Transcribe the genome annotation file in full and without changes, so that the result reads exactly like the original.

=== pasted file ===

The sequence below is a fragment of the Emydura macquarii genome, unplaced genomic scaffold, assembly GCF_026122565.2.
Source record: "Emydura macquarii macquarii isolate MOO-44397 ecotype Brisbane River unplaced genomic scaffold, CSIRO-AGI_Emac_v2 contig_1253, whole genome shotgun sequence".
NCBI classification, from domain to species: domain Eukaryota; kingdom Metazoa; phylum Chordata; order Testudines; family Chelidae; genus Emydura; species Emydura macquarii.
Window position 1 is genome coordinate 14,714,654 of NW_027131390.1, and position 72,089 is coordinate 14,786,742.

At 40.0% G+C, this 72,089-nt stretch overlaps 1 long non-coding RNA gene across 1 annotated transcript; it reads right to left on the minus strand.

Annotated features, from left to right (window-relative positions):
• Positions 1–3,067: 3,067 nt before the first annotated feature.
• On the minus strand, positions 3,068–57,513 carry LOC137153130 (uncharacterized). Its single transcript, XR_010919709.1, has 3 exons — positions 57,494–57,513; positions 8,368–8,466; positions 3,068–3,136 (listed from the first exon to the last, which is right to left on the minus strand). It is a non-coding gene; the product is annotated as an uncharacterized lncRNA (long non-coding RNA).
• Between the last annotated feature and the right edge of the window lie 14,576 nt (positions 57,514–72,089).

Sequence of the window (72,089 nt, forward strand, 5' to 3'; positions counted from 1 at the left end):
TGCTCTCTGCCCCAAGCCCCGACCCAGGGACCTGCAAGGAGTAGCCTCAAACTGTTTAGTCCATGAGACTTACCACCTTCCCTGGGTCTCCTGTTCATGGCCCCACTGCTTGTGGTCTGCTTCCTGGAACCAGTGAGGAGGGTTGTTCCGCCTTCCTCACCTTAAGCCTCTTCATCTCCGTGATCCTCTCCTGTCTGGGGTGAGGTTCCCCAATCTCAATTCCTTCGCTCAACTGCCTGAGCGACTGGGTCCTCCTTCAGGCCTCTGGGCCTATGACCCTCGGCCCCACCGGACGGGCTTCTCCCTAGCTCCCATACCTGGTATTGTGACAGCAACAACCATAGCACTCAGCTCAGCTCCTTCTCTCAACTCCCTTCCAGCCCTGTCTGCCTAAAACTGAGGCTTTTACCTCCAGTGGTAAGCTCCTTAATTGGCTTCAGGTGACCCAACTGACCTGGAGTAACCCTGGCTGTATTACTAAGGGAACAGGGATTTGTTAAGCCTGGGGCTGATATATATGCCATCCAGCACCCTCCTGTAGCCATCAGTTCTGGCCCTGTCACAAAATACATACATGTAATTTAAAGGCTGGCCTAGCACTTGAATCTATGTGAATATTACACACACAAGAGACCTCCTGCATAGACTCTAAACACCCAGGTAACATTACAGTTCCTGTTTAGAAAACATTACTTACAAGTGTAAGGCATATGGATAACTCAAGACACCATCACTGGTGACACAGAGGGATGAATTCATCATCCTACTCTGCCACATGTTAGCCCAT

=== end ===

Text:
The sequence below is a fragment of the Emydura macquarii genome, unplaced genomic scaffold, assembly GCF_026122565.2.
Source record: "Emydura macquarii macquarii isolate MOO-44397 ecotype Brisbane River unplaced genomic scaffold, CSIRO-AGI_Emac_v2 contig_1253, whole genome shotgun sequence".
NCBI classification, from domain to species: domain Eukaryota; kingdom Metazoa; phylum Chordata; order Testudines; family Chelidae; genus Emydura; species Emydura macquarii.
Window position 1 is genome coordinate 14,714,654 of NW_027131390.1, and position 72,089 is coordinate 14,786,742.

At 40.0% G+C, this 72,089-nt stretch overlaps 1 long non-coding RNA gene across 1 annotated transcript; it reads right to left on the minus strand.

Annotated features, from left to right (window-relative positions):
• Positions 1–3,067: 3,067 nt before the first annotated feature.
• On the minus strand, positions 3,068–57,513 carry LOC137153130 (uncharacterized). Its single transcript, XR_010919709.1, has 3 exons — positions 57,494–57,513; positions 8,368–8,466; positions 3,068–3,136 (listed from the first exon to the last, which is right to left on the minus strand). It is a non-coding gene; the product is annotated as an uncharacterized lncRNA (long non-coding RNA).
• Between the last annotated feature and the right edge of the window lie 14,576 nt (positions 57,514–72,089).

Sequence of the window (72,089 nt, forward strand, 5' to 3'; positions counted from 1 at the left end):
TGCTCTCTGCCCCAAGCCCCGACCCAGGGACCTGCAAGGAGTAGCCTCAAACTGTTTAGTCCATGAGACTTACCACCTTCCCTGGGTCTCCTGTTCATGGCCCCACTGCTTGTGGTCTGCTTCCTGGAACCAGTGAGGAGGGTTGTTCCGCCTTCCTCACCTTAAGCCTCTTCATCTCCGTGATCCTCTCCTGTCTGGGGTGAGGTTCCCCAATCTCAATTCCTTCGCTCAACTGCCTGAGCGACTGGGTCCTCCTTCAGGCCTCTGGGCCTATGACCCTCGGCCCCACCGGACGGGCTTCTCCCTAGCTCCCATACCTGGTATTGTGACAGCAACAACCATAGCACTCAGCTCAGCTCCTTCTCTCAACTCCCTTCCAGCCCTGTCTGCCTAAAACTGAGGCTTTTACCTCCAGTGGTAAGCTCCTTAATTGGCTTCAGGTGACCCAACTGACCTGGAGTAACCCTGGCTGTATTACTAAGGGAACAGGGATTTGTTAAGCCTGGGGCTGATATATATGCCATCCAGCACCCTCCTGTAGCCATCAGTTCTGGCCCTGTCACAAAATACATACATGTAATTTAAAGGCTGGCCTAGCACTTGAATCTATGTGAATATTACACACACAAGAGACCTCCTGCATAGACTCTAAACACCCAGGTAACATTACAGTTCCTGTTTAGAAAACATTACTTACAAGTGTAAGGCATATGGATAACTCAAGACACCATCACTGGTGACACAGAGGGATGAATTCATCATCCTACTCTGCCACATGTTAGCCCAT